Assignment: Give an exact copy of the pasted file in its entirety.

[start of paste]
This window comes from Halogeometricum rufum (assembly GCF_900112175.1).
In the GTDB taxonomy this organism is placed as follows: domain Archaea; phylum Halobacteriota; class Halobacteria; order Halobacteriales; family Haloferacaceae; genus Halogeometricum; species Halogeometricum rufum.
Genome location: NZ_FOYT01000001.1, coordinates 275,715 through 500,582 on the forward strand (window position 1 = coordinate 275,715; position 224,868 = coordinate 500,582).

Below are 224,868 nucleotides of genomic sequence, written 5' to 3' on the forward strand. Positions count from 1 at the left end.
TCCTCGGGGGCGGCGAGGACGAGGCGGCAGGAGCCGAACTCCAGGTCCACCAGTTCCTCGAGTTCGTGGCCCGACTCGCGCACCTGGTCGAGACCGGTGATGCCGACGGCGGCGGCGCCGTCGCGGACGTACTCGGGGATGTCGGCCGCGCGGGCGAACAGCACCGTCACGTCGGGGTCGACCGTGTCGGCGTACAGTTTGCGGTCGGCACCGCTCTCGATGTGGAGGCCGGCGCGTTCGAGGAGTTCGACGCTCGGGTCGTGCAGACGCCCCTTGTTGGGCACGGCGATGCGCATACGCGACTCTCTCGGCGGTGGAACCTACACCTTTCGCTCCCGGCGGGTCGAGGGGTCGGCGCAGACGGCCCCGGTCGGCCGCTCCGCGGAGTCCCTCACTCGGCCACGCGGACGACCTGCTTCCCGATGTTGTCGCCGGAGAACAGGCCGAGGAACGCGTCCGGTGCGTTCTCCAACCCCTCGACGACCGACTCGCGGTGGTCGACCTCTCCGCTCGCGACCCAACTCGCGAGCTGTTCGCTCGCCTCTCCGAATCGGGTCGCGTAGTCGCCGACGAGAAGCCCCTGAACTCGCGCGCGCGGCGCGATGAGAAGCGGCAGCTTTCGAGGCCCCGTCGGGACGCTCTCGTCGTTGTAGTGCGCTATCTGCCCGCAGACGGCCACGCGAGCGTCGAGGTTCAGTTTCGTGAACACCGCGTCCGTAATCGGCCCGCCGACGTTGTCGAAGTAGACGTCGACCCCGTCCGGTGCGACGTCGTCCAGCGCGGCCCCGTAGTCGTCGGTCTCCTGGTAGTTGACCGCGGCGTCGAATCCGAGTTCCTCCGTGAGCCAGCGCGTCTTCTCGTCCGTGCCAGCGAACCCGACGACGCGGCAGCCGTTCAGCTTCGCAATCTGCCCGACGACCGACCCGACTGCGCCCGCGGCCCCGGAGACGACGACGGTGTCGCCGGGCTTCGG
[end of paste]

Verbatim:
This window comes from Halogeometricum rufum (assembly GCF_900112175.1).
In the GTDB taxonomy this organism is placed as follows: domain Archaea; phylum Halobacteriota; class Halobacteria; order Halobacteriales; family Haloferacaceae; genus Halogeometricum; species Halogeometricum rufum.
Genome location: NZ_FOYT01000001.1, coordinates 275,715 through 500,582 on the forward strand (window position 1 = coordinate 275,715; position 224,868 = coordinate 500,582).

Below are 224,868 nucleotides of genomic sequence, written 5' to 3' on the forward strand. Positions count from 1 at the left end.
TCCTCGGGGGCGGCGAGGACGAGGCGGCAGGAGCCGAACTCCAGGTCCACCAGTTCCTCGAGTTCGTGGCCCGACTCGCGCACCTGGTCGAGACCGGTGATGCCGACGGCGGCGGCGCCGTCGCGGACGTACTCGGGGATGTCGGCCGCGCGGGCGAACAGCACCGTCACGTCGGGGTCGACCGTGTCGGCGTACAGTTTGCGGTCGGCACCGCTCTCGATGTGGAGGCCGGCGCGTTCGAGGAGTTCGACGCTCGGGTCGTGCAGACGCCCCTTGTTGGGCACGGCGATGCGCATACGCGACTCTCTCGGCGGTGGAACCTACACCTTTCGCTCCCGGCGGGTCGAGGGGTCGGCGCAGACGGCCCCGGTCGGCCGCTCCGCGGAGTCCCTCACTCGGCCACGCGGACGACCTGCTTCCCGATGTTGTCGCCGGAGAACAGGCCGAGGAACGCGTCCGGTGCGTTCTCCAACCCCTCGACGACCGACTCGCGGTGGTCGACCTCTCCGCTCGCGACCCAACTCGCGAGCTGTTCGCTCGCCTCTCCGAATCGGGTCGCGTAGTCGCCGACGAGAAGCCCCTGAACTCGCGCGCGCGGCGCGATGAGAAGCGGCAGCTTTCGAGGCCCCGTCGGGACGCTCTCGTCGTTGTAGTGCGCTATCTGCCCGCAGACGGCCACGCGAGCGTCGAGGTTCAGTTTCGTGAACACCGCGTCCGTAATCGGCCCGCCGACGTTGTCGAAGTAGACGTCGACCCCGTCCGGTGCGACGTCGTCCAGCGCGGCCCCGTAGTCGTCGGTCTCCTGGTAGTTGACCGCGGCGTCGAATCCGAGTTCCTCCGTGAGCCAGCGCGTCTTCTCGTCCGTGCCAGCGAACCCGACGACGCGGCAGCCGTTCAGCTTCGCAATCTGCCCGACGACCGACCCGACTGCGCCCGCGGCCCCGGAGACGACGACGGTGTCGCCGGGCTTCGG